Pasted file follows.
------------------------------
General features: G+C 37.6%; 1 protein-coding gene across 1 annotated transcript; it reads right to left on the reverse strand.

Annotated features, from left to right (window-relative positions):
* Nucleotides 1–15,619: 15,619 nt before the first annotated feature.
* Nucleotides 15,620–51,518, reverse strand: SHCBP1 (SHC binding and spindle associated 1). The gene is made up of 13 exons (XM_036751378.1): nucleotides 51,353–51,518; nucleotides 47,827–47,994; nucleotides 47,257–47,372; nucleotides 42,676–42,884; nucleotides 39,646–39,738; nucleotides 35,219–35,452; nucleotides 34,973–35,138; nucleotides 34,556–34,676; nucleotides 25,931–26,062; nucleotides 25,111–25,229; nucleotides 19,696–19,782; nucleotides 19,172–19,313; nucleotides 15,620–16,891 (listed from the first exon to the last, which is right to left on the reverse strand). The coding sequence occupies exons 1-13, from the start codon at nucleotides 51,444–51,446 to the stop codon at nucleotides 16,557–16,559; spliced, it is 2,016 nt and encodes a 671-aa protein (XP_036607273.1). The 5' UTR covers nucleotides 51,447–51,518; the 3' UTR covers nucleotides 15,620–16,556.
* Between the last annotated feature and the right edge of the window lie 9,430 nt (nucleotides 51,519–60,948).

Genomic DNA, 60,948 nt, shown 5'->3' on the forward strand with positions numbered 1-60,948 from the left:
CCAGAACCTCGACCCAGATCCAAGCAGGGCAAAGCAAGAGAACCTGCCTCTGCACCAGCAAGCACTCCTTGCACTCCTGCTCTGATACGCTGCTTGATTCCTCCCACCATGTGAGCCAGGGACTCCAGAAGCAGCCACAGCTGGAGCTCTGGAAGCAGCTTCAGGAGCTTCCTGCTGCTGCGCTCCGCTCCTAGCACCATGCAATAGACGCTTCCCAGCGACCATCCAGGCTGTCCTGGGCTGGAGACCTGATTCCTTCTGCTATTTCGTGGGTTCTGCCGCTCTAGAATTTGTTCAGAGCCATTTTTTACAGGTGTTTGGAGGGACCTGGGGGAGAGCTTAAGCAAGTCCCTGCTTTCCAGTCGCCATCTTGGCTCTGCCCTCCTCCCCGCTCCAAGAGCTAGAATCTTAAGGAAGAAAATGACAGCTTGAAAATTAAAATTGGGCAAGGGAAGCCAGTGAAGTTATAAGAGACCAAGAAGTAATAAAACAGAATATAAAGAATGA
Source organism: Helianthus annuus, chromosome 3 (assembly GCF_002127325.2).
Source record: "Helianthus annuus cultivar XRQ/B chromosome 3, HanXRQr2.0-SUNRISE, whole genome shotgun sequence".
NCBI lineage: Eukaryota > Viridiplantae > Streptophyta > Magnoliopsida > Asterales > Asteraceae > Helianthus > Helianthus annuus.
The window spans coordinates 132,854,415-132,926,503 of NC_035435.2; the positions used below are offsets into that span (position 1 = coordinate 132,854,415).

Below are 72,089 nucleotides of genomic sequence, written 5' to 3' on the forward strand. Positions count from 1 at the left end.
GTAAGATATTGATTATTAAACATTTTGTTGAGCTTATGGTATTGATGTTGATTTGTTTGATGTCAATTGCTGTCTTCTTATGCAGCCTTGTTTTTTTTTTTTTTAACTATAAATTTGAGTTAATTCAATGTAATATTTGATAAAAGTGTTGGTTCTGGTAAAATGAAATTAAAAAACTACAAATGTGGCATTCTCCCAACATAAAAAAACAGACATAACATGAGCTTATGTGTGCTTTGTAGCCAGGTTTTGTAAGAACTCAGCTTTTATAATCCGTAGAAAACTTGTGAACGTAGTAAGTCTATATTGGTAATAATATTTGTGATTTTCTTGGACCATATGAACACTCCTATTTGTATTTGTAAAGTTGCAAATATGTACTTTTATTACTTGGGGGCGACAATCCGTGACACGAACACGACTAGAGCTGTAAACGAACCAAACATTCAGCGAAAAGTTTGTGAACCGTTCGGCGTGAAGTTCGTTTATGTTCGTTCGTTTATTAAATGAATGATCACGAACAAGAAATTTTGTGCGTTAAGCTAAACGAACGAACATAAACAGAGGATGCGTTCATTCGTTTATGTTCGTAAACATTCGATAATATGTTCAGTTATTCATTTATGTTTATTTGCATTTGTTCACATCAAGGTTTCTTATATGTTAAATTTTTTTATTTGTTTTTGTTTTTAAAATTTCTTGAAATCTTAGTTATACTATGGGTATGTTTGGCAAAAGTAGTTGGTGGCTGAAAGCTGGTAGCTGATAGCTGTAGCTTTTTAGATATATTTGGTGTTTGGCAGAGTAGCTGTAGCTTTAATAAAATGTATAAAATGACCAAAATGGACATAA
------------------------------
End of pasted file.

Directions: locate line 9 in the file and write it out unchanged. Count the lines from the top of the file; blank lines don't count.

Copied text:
Source record: "Helianthus annuus cultivar XRQ/B chromosome 3, HanXRQr2.0-SUNRISE, whole genome shotgun sequence".